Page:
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A 1980 memo from then-freshman House member Gingrich may be the original inspiration for Ronald Reagan's "are you better off than you were four years ago?" line from a presidential debate the same year.
In 1981, Gingrich co-founded the Congressional Military Reform Caucus (MRC) as well as the Congressional Aviation and Space Caucus. During the 1983 congressional page sex scandal, Gingrich was among those calling for the expulsion of representatives Dan Crane and Gerry Studds. Gingrich supported a proposal to ban loans from the International Monetary Fund to Communist countries and he endorsed a bill to make Martin Luther King, Jr.'s birthday a national holiday.
In 1983, he founded the Conservative Opportunity Society (COS), a group that included young conservative House Republicans. Early COS members included Robert Smith Walker, Judd Gregg, Dan Coats and Connie Mack III. The group expanded over time to comprise several dozen representatives who met each week to exchange and develop ideas. Gingrich's analysis of polls and public opinion identified the group's initial focus. Ronald Reagan adopted the "opportunity society" ideas for his 1984 re-election campaign, supporting the group's conservative goals on economic growth, education, crime, space exploration and social issues, which he had not emphasized during his first term. Reagan also referenced an "opportunity" society in the first State of the Union address of his second term.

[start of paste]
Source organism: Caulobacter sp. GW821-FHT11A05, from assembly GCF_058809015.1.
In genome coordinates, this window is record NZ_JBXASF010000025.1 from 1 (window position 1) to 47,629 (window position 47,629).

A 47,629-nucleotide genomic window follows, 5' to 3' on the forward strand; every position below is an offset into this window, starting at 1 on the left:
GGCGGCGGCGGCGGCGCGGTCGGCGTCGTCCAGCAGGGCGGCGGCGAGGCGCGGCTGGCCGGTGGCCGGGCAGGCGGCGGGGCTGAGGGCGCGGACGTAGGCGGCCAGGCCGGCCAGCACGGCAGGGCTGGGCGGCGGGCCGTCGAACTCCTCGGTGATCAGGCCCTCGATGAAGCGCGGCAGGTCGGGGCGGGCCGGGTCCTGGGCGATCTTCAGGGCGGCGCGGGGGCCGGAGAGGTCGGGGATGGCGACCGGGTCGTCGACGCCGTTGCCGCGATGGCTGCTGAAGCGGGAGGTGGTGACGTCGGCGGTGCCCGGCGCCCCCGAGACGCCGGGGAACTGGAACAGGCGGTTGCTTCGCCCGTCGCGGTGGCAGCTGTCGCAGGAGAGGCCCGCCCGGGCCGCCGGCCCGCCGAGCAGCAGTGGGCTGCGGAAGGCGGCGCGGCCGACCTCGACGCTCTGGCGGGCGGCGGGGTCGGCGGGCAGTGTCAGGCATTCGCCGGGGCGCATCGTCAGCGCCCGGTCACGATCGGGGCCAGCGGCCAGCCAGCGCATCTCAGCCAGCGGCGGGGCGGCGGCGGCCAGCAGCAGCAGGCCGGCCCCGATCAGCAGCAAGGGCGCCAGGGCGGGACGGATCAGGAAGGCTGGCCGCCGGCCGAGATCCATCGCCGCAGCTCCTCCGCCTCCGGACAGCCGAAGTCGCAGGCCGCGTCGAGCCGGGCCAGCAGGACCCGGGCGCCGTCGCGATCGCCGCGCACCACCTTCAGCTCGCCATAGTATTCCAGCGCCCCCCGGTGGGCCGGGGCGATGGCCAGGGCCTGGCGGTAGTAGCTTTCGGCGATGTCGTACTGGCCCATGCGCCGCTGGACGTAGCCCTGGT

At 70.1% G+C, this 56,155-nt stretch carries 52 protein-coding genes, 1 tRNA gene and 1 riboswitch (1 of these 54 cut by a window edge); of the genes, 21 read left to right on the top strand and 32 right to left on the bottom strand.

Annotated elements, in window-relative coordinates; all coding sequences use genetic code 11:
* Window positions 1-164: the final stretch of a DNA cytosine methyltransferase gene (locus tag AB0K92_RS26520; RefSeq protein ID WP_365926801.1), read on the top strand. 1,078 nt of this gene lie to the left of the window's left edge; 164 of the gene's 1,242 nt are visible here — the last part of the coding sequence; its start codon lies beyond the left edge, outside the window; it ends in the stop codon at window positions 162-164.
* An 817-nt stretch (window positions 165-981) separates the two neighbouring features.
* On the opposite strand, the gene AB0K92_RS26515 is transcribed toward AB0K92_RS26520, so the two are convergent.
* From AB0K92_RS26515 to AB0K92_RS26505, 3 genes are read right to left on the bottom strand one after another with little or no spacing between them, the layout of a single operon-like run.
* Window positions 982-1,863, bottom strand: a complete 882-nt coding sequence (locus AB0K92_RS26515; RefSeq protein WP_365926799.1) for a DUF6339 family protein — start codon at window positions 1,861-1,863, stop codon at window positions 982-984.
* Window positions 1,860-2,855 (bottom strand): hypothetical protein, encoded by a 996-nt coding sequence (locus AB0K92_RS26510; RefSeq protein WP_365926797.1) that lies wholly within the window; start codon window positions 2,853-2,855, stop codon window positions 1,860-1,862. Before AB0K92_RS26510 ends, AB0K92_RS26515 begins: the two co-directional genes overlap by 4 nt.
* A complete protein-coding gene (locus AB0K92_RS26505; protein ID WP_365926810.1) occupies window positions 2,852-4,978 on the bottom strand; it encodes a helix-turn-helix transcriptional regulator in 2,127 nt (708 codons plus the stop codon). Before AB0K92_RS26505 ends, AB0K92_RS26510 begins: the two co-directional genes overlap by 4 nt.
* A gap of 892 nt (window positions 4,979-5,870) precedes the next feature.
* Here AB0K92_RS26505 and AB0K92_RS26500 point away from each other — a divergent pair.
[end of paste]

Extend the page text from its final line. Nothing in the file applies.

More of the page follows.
Contra militants based in Honduras waged a guerilla war to topple the government of Nicaragua. The Contras' form of warfare was "one of consistent and bloody abuse of human rights, of murder, torture, mutilation, rape, arson, destruction and kidnapping." The "Contras systematically engage in violent abuses... so prevalent that these may be said to be their principal means of waging war." A Human Rights Watch report found that the Contras were guilty of targeting health care clinics and health care workers for assassination; kidnapping civilians; torturing and executing civilians, including children, who were captured in combat; raping women; indiscriminately attacking civilians and civilian homes; seizing civilian property; and burning civilian houses in captured towns.
Direct funding of the Contras insurgency had been made illegal through the Boland Amendment, the name given to three U.S. legislative amendments between 1982 and 1984 aimed at limiting US government assistance to the Contras militants. In violation of the Boland Amendment, senior officials of the Reagan administration continued to secretly arm and train the Contras and provide arms to Iran, an operation they called "the Enterprise".
Originally posted by Ex_CT2
I'm a little reluctant to believe prematurely. But I eagerly await further info. This could be big enough to squash a particularly nasty bug....